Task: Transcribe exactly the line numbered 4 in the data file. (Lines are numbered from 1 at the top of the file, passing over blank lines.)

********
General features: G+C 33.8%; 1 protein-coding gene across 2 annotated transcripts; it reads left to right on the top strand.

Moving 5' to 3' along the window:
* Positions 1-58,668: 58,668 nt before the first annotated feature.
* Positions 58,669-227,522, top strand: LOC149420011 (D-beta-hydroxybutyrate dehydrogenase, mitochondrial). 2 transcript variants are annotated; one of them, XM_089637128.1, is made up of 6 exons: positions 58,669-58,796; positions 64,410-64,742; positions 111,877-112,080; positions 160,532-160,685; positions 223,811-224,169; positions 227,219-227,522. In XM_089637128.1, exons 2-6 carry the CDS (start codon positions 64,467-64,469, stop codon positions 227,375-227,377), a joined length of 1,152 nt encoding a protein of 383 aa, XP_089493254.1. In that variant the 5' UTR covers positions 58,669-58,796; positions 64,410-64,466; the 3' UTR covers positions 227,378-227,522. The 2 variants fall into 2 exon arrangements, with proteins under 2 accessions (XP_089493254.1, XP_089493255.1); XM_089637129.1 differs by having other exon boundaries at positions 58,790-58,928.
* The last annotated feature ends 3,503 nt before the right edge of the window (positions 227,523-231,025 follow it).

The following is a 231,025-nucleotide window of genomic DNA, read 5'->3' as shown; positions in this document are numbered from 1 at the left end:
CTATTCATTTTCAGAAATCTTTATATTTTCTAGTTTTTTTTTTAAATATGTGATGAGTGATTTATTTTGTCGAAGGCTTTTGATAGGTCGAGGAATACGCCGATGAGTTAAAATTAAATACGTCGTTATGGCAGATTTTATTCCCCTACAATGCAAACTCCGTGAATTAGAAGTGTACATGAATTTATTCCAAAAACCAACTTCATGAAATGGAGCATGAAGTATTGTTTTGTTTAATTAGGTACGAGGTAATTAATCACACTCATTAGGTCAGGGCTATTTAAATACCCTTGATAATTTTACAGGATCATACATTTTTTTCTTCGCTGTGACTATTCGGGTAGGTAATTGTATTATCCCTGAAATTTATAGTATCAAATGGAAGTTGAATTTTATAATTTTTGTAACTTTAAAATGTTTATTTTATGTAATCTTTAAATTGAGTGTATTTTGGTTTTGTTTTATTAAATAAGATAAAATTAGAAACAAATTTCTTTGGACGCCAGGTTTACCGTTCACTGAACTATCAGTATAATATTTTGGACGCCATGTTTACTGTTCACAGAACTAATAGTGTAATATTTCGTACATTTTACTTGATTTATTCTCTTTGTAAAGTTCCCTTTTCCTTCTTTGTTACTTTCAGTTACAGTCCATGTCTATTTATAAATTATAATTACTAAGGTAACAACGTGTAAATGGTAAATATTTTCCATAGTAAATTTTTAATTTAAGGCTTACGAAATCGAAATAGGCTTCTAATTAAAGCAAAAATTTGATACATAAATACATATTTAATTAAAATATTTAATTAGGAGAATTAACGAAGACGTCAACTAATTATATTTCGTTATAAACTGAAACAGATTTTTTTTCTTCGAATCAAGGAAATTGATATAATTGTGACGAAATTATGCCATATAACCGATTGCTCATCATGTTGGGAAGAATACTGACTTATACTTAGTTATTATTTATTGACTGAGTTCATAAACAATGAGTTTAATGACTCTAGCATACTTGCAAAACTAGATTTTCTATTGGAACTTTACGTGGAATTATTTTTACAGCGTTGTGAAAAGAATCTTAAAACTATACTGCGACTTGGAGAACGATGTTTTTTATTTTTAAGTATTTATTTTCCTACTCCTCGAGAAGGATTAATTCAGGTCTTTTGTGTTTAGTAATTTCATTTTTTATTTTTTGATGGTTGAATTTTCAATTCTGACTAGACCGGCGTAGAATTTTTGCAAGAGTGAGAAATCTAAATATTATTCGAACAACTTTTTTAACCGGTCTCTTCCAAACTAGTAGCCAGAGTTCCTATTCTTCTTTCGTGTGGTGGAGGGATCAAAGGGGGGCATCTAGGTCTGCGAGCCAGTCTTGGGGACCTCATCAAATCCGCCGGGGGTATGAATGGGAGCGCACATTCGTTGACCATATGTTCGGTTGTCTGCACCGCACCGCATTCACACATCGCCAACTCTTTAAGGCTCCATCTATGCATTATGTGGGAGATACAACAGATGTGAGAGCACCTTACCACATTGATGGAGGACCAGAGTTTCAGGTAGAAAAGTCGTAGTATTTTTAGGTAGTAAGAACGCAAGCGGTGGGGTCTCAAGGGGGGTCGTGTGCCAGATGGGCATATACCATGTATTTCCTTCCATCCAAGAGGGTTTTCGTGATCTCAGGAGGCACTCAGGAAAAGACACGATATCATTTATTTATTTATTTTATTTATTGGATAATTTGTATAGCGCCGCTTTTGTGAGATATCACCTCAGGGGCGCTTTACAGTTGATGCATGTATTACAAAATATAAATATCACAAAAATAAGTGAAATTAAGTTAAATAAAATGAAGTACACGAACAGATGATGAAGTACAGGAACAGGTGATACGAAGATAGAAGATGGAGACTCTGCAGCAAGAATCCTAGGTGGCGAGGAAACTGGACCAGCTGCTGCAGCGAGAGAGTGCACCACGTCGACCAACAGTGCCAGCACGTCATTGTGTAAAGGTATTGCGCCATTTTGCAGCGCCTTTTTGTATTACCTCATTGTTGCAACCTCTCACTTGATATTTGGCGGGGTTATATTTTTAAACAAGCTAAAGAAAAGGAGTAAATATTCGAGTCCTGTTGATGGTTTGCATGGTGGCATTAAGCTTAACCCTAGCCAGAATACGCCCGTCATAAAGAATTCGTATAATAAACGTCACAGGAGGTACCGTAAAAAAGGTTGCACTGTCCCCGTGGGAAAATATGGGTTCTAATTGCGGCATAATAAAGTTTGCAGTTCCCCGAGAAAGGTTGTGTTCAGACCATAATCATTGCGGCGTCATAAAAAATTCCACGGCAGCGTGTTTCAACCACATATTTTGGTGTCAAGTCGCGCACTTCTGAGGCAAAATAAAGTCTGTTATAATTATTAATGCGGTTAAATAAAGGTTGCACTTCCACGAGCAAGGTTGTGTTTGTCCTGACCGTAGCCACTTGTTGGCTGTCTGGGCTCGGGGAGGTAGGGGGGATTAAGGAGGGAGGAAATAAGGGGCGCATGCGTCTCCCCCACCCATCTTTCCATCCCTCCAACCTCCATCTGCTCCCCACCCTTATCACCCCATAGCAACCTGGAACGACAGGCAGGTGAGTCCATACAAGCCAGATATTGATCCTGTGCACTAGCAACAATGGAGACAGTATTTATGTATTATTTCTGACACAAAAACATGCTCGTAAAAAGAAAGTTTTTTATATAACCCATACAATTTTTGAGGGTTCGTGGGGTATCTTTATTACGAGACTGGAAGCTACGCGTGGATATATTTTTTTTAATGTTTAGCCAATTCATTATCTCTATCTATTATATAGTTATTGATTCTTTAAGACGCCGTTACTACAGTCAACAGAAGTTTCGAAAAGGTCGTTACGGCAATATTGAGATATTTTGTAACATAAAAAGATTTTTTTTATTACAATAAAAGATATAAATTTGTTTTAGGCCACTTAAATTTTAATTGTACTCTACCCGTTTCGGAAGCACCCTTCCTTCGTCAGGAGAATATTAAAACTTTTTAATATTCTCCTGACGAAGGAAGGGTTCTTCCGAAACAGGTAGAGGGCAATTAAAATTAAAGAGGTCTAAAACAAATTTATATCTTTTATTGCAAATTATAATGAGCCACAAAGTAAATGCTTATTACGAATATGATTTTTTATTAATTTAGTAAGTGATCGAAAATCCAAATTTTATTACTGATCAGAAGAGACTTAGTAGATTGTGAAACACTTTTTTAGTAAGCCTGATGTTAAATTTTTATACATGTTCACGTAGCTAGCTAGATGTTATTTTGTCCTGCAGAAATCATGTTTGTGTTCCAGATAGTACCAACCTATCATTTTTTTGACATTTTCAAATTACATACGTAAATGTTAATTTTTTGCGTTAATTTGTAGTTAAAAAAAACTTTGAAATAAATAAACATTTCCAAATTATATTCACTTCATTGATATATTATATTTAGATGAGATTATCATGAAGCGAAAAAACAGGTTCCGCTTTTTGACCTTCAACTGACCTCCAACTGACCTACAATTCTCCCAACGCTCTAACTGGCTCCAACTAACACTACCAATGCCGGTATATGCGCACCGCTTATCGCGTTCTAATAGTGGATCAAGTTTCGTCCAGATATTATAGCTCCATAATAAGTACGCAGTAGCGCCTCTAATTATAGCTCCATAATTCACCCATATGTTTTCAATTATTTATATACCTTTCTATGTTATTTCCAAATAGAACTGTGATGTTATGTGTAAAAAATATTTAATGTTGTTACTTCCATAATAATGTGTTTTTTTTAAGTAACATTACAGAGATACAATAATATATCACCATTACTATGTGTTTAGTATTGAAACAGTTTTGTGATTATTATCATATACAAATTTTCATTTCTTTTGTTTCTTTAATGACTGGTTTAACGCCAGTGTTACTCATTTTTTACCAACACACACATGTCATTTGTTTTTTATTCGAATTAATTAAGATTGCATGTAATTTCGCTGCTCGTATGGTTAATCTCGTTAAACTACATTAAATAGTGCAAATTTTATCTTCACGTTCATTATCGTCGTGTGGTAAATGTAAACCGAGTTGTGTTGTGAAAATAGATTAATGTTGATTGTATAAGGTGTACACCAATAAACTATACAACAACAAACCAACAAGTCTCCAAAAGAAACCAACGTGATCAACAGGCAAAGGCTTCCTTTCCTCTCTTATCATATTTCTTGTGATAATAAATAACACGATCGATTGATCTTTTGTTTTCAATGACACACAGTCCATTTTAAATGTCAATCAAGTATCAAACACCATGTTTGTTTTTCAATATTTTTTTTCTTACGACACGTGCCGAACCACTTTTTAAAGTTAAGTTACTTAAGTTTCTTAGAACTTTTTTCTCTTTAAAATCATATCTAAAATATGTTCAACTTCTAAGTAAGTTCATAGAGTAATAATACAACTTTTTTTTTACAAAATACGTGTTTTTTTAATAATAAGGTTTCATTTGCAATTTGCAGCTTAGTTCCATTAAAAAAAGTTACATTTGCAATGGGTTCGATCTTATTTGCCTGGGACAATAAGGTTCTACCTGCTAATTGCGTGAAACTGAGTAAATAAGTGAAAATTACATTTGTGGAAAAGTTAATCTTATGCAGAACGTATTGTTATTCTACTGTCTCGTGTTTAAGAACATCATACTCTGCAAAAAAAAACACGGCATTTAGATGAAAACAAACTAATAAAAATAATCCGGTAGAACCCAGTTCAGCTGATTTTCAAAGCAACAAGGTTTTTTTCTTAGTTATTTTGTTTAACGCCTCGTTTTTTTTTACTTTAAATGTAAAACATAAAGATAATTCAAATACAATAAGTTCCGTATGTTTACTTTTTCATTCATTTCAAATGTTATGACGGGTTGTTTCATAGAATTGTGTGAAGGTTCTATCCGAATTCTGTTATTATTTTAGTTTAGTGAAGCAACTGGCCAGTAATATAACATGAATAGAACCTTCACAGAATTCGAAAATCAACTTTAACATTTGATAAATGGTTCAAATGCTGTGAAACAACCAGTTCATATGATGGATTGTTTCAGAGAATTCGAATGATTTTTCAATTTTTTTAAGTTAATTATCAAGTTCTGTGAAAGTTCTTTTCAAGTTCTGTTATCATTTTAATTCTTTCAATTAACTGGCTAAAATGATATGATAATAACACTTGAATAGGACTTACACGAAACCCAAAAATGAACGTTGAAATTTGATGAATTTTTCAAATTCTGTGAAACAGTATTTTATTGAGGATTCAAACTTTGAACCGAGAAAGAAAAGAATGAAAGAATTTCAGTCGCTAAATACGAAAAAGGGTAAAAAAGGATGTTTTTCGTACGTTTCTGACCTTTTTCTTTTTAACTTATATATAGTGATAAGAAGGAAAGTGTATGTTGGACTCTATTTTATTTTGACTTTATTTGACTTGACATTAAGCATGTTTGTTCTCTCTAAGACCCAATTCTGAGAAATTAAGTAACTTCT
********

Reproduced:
* Positions 58,669-227,522, top strand: LOC149420011 (D-beta-hydroxybutyrate dehydrogenase, mitochondrial). 2 transcript variants are annotated; one of them, XM_089637128.1, is made up of 6 exons: positions 58,669-58,796; positions 64,410-64,742; positions 111,877-112,080; positions 160,532-160,685; positions 223,811-224,169; positions 227,219-227,522. In XM_089637128.1, exons 2-6 carry the CDS (start codon positions 64,467-64,469, stop codon positions 227,375-227,377), a joined length of 1,152 nt encoding a protein of 383 aa, XP_089493254.1. In that variant the 5' UTR covers positions 58,669-58,796; positions 64,410-64,466; the 3' UTR covers positions 227,378-227,522. The 2 variants fall into 2 exon arrangements, with proteins under 2 accessions (XP_089493254.1, XP_089493255.1); XM_089637129.1 differs by having other exon boundaries at positions 58,790-58,928.